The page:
Annual Juneteenth celebration puts spotlight on black history month

June 13. 2018 3:29PM

PORTSMOUTH — The Black Heritage Trail of New Hampshire (BHTNH) on Saturday will host its annual Juneteenth celebration, which commemorates the ending of slavery in the United States.

The program will include a community dialogue, a catered soul food lunch, a black history tour, African drumming and dance and music.

Most events will take place at the Middle Street Baptist Church, 18 Court St., however a 3 p.m. performance by drumming ensemble Akwaaba will be at the African Burying Ground Memorial across the street.

The BHTNH this year will focus on the theme “Law and Order: An American Dilemma” as a response to recent instances of racial discrimination.

“We chose this theme because of the timeliness and importance to not just the black community, but to our nation as a whole,” said JerriAnne Boggis, executive director of the BHTNH. “Looking back at history we can bring to the forefront relevant topics and have a more inclusive and authentic conversation about law and order as it pertains to all of us.”

The 10:30 a.m. community program, “Law and Order in Black and White,” will be facilitated by Devon Chaffee, the executive director of the ACLU of New Hampshire. A short film titled “The Scholar & The Sailor,” about a convicted felon and an academic changing one another’s lives, will be shown.

Speakers will include William Celester, who held high-ranking police offices when sentenced to two years in federal prison; Jeff Bolster, a writer and an associate professor of history at the University of New Hampshire; and Pati Hernandez, a Dartmouth College adjunct professor who uses the arts to focus on political and social problems.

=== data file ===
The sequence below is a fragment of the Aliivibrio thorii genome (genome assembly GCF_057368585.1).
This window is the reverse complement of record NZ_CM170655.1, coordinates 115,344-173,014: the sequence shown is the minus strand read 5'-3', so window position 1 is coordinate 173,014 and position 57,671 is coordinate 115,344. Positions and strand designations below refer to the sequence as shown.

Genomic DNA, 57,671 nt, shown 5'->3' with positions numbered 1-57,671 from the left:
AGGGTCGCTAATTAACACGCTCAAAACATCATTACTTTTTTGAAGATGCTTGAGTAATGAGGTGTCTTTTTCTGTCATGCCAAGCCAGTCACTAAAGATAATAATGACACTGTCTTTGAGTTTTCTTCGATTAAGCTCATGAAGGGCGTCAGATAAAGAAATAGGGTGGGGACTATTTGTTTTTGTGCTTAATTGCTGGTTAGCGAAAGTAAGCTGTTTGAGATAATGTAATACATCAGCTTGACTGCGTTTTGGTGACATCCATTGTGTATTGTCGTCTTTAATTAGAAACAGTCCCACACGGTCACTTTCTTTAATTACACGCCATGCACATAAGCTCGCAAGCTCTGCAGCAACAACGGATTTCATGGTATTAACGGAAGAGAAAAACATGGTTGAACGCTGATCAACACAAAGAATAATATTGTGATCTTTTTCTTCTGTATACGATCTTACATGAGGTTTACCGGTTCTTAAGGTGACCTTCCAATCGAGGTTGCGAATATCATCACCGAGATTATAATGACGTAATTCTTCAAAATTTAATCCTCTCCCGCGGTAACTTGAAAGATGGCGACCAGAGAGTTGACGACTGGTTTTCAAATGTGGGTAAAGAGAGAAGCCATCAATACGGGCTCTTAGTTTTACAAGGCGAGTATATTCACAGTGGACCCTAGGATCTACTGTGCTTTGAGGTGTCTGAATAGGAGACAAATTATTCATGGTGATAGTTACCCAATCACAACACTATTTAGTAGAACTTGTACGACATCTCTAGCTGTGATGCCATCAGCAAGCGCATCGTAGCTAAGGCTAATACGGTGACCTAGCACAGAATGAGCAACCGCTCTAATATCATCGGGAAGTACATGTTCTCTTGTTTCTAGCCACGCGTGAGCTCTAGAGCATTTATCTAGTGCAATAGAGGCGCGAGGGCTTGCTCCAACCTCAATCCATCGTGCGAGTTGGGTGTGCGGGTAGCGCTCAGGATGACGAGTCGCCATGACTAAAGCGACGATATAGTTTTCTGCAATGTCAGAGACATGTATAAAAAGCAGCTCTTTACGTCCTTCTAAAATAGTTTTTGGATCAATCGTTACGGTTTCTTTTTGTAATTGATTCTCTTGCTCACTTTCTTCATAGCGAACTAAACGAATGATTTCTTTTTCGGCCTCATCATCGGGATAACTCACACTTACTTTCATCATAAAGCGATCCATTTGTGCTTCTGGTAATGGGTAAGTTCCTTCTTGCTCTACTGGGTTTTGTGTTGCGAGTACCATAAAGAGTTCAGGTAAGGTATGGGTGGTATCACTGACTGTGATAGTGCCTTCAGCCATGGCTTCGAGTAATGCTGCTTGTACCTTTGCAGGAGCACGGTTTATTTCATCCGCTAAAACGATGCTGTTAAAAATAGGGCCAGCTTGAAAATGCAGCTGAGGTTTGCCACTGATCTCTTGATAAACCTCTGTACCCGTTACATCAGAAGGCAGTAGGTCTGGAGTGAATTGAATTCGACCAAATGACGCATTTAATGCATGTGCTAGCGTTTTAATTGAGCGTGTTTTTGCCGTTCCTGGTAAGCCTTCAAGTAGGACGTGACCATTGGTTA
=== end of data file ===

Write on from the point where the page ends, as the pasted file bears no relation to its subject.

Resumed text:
At 12:30 p.m., discussion will continue with “Law & Inequality: Race, Class and Gender,” which will be facilitated by Allyson Ryder. The discussion will include the opening trailer for “It Is Criminal,” which explores the economic and social inequities that divide the United States and offers a vision of how separated communities can learn to speak to each other.

Hernandez and Courtney Marshall will be speakers.

At 2 p.m., Sankofa scholar Tammi Truax will lead a walking tour of Portsmouth that centers on the diaspora of black American experiences on the Seacoast, focusing on the enslavement and pursuit of one woman, Ona Marie Judge, from Philadelphia to New Hampshire.

A 7 p.m. concert, “Trouble Don’t Last Always,”will be a retrospective of black American song that reflects and deflects the “oppressive power of prison life from Old to New Jim Crow.” TJ Wheeler, the Rev. Robert Thompson and Gina Alibrio will be featured.

There is a suggested donation of $20 for both the day and evening portions of the Juneteenth celebration.

To register for the walk only (also $20), go to
The Akwaaba Ensemble, which specializes in West African drum and dancing, will perform at 3 p.m. Saturday at the African Burying Ground Memorial in Portsmouth. 


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